The morning after the season’s first snowfall, as I worked at my computer I could look out the window and see a steady parade of people heading down my street toward Manito Park.
Parents towed toddlers on sleds and teenagers laughed and pushed and punched one another as they trudged to the traditional sledding hill at the edge of the park. I couldn’t help myself. I had to smile. Welcome to winter in the heart of Spokane.
I stopped typing and watched another family as they walked past my window and, not for the first time, I appreciated the direct link to the past this park provides. Each winter, for more than 100 years, the view has been essentially the same. Snow falls and people come out to play.
I moved to Spokane in 1999 and for several years we lived outside of the city, north toward Green Bluff and near the shallow, curving Little Spokane River. But in 2006, when I realized we were spending a big part of each day driving to and from the city, we sold the big house with the big yard and moved into a little cottage around the corner from Duncan Gardens. My surroundings changed from sprawling suburbia to the intimacy of an old neighborhood with a big park next door.
We’d visited Manito Park from time to time, but after the move the 90-acre oasis became more than a place to visit. It became a seasonal marker for my days. In the spring we watch the tender green buds unfurl and dress the gardens. In the heat of summer I walk through the rose garden at the end of the day and the air is sweet with the scent of a million blooms. In the fall, the park glows with golden leaves.
Every day, in every season, people come to the park. But there is a subtle shift in winter. This time of year Manito is a more solitary place. Icy mornings bring out only the most diehard walkers. And night comes too fast.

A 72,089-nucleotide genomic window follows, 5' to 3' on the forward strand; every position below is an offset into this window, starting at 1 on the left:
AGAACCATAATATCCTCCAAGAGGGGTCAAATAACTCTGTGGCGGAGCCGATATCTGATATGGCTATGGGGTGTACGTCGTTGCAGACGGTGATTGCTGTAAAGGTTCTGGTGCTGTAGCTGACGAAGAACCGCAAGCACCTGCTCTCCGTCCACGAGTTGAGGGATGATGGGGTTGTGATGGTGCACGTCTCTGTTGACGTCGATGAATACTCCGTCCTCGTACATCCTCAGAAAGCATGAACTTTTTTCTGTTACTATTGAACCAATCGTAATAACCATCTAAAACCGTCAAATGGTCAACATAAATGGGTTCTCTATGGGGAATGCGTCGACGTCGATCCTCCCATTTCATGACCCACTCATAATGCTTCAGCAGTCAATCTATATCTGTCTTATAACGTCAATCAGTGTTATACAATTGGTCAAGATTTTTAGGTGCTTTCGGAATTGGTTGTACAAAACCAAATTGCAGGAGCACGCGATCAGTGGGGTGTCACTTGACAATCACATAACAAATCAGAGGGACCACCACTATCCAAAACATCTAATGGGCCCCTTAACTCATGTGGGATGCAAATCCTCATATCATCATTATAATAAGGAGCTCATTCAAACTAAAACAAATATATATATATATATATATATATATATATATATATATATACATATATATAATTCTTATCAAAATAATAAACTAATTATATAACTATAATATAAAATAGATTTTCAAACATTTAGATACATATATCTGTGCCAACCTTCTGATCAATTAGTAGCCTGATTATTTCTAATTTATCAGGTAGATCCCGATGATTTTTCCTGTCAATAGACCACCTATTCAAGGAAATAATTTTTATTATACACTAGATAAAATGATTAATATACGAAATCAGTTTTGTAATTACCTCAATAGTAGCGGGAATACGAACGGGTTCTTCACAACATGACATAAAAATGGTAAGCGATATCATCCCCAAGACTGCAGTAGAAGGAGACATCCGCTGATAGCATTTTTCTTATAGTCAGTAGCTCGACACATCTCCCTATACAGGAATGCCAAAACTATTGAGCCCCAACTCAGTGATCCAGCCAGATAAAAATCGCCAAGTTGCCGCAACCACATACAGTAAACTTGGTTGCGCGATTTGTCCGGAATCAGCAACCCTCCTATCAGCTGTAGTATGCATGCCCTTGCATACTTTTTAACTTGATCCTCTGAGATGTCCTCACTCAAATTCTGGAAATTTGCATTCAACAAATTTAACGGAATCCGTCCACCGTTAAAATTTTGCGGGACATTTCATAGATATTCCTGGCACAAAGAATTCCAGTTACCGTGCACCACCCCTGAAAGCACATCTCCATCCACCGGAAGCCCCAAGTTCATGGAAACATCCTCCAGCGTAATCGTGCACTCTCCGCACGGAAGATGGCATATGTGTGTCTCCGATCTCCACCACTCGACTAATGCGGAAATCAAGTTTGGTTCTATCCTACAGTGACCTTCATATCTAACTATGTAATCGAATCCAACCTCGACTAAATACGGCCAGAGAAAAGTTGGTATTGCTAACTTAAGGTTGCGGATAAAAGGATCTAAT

But after a fresh snowfall, it’s as if the park sends an invitation to a party. Just as it has been since 1903, the sledding hill is crowded with people and laughter fills the air.
Several years ago, after recording my weekly public radio program in the studio upstairs, I stopped by Vintage Rabbit Antiques on Monroe. One of the dealers had a box filled with vintage postcards and I pulled out one that showed a crowd ice skating on the pond at Manito Park. I loved the slice of life captured in the photograph, with men, women and children celebrating the simple pleasure of skimming over a frozen pond, cold air biting at faces, the wind stinging hands and ears.
I bought the postcard, scanned the card and keep it on my computer; a wintery moment frozen in time, linking me to both the past and the present in a place I’ve grown to love.
Note: This column was featured in the Jan/Feb 2013 issue of Nostalgia Magazine
Cheryl-Anne Millsap blogs about antiques and collectibles at The Spokesman-Review. Her audio essays can be heard on Spokane Public Radio and on public radio stations across the country. She can be reached at email@example.com